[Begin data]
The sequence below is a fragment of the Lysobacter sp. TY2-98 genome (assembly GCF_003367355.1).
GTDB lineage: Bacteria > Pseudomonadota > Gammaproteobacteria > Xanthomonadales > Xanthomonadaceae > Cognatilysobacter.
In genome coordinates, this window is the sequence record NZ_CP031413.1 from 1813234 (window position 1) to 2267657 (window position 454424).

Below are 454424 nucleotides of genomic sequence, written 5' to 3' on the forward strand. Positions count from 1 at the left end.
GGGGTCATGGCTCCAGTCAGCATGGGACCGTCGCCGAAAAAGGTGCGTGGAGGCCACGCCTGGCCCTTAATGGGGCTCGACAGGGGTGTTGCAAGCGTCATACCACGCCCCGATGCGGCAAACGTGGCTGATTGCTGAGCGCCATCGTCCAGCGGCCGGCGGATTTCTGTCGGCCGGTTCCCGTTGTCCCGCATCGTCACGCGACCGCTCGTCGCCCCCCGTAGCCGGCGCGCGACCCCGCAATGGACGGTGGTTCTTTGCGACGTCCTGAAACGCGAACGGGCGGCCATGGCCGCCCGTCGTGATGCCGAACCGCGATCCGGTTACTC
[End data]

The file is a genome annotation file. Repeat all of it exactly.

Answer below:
The sequence below is a fragment of the Lysobacter sp. TY2-98 genome (assembly GCF_003367355.1).
GTDB lineage: Bacteria > Pseudomonadota > Gammaproteobacteria > Xanthomonadales > Xanthomonadaceae > Cognatilysobacter.
In genome coordinates, this window is the sequence record NZ_CP031413.1 from 1813234 (window position 1) to 2267657 (window position 454424).

Below are 454424 nucleotides of genomic sequence, written 5' to 3' on the forward strand. Positions count from 1 at the left end.
GGGGTCATGGCTCCAGTCAGCATGGGACCGTCGCCGAAAAAGGTGCGTGGAGGCCACGCCTGGCCCTTAATGGGGCTCGACAGGGGTGTTGCAAGCGTCATACCACGCCCCGATGCGGCAAACGTGGCTGATTGCTGAGCGCCATCGTCCAGCGGCCGGCGGATTTCTGTCGGCCGGTTCCCGTTGTCCCGCATCGTCACGCGACCGCTCGTCGCCCCCCGTAGCCGGCGCGCGACCCCGCAATGGACGGTGGTTCTTTGCGACGTCCTGAAACGCGAACGGGCGGCCATGGCCGCCCGTCGTGATGCCGAACCGCGATCCGGTTACTC